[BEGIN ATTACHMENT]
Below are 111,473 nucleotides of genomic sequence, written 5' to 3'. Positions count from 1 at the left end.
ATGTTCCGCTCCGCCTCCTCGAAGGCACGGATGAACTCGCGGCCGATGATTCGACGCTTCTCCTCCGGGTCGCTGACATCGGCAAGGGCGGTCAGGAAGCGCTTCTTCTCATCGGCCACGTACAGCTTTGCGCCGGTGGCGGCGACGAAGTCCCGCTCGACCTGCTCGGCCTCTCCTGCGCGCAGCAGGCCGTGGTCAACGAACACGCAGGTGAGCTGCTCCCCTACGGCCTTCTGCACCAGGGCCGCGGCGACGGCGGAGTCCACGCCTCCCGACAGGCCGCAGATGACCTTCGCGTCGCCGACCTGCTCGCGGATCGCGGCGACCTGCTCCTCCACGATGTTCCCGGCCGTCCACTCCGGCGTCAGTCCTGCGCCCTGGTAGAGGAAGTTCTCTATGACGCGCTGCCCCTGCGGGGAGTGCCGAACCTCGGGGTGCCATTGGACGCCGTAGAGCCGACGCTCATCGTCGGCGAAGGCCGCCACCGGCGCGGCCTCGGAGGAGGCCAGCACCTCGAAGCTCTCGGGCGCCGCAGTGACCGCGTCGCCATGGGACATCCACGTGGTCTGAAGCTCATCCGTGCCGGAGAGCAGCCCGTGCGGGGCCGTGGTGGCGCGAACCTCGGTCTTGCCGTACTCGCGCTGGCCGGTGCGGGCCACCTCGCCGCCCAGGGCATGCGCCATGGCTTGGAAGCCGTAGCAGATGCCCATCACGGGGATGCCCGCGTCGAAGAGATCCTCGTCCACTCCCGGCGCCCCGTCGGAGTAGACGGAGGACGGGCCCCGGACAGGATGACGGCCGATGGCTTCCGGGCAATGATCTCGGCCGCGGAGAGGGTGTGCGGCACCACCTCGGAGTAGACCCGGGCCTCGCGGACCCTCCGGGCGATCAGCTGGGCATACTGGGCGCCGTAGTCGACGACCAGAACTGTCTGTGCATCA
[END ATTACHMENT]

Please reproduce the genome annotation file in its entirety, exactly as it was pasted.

Below are 111,473 nucleotides of genomic sequence, written 5' to 3'. Positions count from 1 at the left end.
ATGTTCCGCTCCGCCTCCTCGAAGGCACGGATGAACTCGCGGCCGATGATTCGACGCTTCTCCTCCGGGTCGCTGACATCGGCAAGGGCGGTCAGGAAGCGCTTCTTCTCATCGGCCACGTACAGCTTTGCGCCGGTGGCGGCGACGAAGTCCCGCTCGACCTGCTCGGCCTCTCCTGCGCGCAGCAGGCCGTGGTCAACGAACACGCAGGTGAGCTGCTCCCCTACGGCCTTCTGCACCAGGGCCGCGGCGACGGCGGAGTCCACGCCTCCCGACAGGCCGCAGATGACCTTCGCGTCGCCGACCTGCTCGCGGATCGCGGCGACCTGCTCCTCCACGATGTTCCCGGCCGTCCACTCCGGCGTCAGTCCTGCGCCCTGGTAGAGGAAGTTCTCTATGACGCGCTGCCCCTGCGGGGAGTGCCGAACCTCGGGGTGCCATTGGACGCCGTAGAGCCGACGCTCATCGTCGGCGAAGGCCGCCACCGGCGCGGCCTCGGAGGAGGCCAGCACCTCGAAGCTCTCGGGCGCCGCAGTGACCGCGTCGCCATGGGACATCCACGTGGTCTGAAGCTCATCCGTGCCGGAGAGCAGCCCGTGCGGGGCCGTGGTGGCGCGAACCTCGGTCTTGCCGTACTCGCGCTGGCCGGTGCGGGCCACCTCGCCGCCCAGGGCATGCGCCATGGCTTGGAAGCCGTAGCAGATGCCCATCACGGGGATGCCCGCGTCGAAGAGATCCTCGTCCACTCCCGGCGCCCCGTCGGAGTAGACGGAGGACGGGCCCCGGACAGGATGACGGCCGATGGCTTCCGGGCAATGATCTCGGCCGCGGAGAGGGTGTGCGGCACCACCTCGGAGTAGACCCGGGCCTCGCGGACCCTCCGGGCGATCAGCTGGGCATACTGGGCGCCGTAGTCGACGACCAGAACTGTCTGTGCATCA